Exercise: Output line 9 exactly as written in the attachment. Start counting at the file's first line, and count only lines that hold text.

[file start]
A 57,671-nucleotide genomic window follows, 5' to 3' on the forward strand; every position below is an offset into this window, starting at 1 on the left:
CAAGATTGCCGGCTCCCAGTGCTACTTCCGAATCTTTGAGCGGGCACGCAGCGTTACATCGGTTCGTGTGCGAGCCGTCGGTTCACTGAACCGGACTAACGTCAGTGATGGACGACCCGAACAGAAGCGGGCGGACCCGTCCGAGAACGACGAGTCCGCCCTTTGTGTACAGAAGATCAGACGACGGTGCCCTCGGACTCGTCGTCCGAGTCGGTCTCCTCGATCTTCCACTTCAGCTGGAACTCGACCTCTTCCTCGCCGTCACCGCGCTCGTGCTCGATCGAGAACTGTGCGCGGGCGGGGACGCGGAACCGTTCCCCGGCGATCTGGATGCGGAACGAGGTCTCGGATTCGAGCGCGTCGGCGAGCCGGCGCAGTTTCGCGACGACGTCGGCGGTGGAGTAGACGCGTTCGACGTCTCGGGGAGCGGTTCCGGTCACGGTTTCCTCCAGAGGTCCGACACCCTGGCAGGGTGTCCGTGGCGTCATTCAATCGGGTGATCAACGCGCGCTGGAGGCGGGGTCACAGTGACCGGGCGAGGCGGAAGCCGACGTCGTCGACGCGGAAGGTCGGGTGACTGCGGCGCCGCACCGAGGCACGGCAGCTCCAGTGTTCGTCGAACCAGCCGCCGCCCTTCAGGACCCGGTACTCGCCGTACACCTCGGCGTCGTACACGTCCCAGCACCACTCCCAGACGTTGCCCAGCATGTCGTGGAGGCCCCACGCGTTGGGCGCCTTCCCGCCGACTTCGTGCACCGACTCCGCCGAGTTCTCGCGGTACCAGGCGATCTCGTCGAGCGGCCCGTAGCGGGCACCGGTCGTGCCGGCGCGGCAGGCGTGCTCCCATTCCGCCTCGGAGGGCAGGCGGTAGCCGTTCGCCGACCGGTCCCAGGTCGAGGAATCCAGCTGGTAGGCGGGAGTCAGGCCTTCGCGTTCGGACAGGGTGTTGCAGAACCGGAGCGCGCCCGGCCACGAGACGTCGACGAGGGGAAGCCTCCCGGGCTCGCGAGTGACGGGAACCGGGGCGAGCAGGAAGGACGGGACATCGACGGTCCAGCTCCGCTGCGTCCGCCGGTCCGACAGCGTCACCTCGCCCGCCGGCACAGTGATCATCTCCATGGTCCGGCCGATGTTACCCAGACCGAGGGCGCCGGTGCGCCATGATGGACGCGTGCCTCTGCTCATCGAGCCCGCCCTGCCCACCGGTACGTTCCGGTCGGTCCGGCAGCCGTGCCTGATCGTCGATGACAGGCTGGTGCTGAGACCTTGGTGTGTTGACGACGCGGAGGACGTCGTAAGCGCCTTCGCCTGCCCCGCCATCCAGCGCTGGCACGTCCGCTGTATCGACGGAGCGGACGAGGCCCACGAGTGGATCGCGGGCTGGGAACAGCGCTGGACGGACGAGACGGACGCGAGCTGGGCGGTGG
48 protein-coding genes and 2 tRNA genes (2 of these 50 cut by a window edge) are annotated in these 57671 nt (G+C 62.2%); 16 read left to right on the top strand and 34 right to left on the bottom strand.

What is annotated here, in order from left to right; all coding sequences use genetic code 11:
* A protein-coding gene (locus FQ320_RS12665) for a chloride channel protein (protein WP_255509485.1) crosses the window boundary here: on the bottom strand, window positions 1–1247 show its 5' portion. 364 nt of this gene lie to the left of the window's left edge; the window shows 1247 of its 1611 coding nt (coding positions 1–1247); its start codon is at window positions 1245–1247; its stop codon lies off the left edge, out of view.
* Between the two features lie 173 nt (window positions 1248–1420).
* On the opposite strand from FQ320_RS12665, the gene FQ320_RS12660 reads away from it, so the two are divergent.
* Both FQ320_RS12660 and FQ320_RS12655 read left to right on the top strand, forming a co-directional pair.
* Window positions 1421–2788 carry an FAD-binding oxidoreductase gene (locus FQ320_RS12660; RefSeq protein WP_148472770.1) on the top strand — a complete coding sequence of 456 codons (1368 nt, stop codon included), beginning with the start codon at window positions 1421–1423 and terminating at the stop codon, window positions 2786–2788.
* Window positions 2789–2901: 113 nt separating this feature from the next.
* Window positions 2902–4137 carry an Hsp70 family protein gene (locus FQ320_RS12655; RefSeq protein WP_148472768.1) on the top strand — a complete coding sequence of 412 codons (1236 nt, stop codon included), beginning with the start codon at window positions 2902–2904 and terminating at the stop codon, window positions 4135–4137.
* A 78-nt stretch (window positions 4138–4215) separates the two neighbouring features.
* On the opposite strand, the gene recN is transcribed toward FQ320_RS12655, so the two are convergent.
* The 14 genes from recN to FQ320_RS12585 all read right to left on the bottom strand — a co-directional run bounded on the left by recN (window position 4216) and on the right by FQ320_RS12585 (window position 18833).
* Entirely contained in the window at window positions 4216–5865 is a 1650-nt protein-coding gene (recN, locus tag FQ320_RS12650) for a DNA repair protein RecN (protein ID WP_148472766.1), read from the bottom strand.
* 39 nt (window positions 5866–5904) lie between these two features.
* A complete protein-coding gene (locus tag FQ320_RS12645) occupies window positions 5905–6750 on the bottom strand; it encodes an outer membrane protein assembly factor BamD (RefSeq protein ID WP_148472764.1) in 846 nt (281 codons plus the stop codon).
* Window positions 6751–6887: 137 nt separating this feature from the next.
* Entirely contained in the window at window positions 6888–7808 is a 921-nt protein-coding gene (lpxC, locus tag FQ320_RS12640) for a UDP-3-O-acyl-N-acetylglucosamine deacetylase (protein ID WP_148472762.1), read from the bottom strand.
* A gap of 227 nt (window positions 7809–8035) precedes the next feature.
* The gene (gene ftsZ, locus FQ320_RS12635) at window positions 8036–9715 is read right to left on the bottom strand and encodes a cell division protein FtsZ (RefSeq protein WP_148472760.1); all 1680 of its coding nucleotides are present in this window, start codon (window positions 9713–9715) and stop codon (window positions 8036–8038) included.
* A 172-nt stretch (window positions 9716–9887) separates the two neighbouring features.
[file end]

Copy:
* Window positions 1421–2788 carry an FAD-binding oxidoreductase gene (locus FQ320_RS12660; RefSeq protein WP_148472770.1) on the top strand — a complete coding sequence of 456 codons (1368 nt, stop codon included), beginning with the start codon at window positions 1421–1423 and terminating at the stop codon, window positions 2786–2788.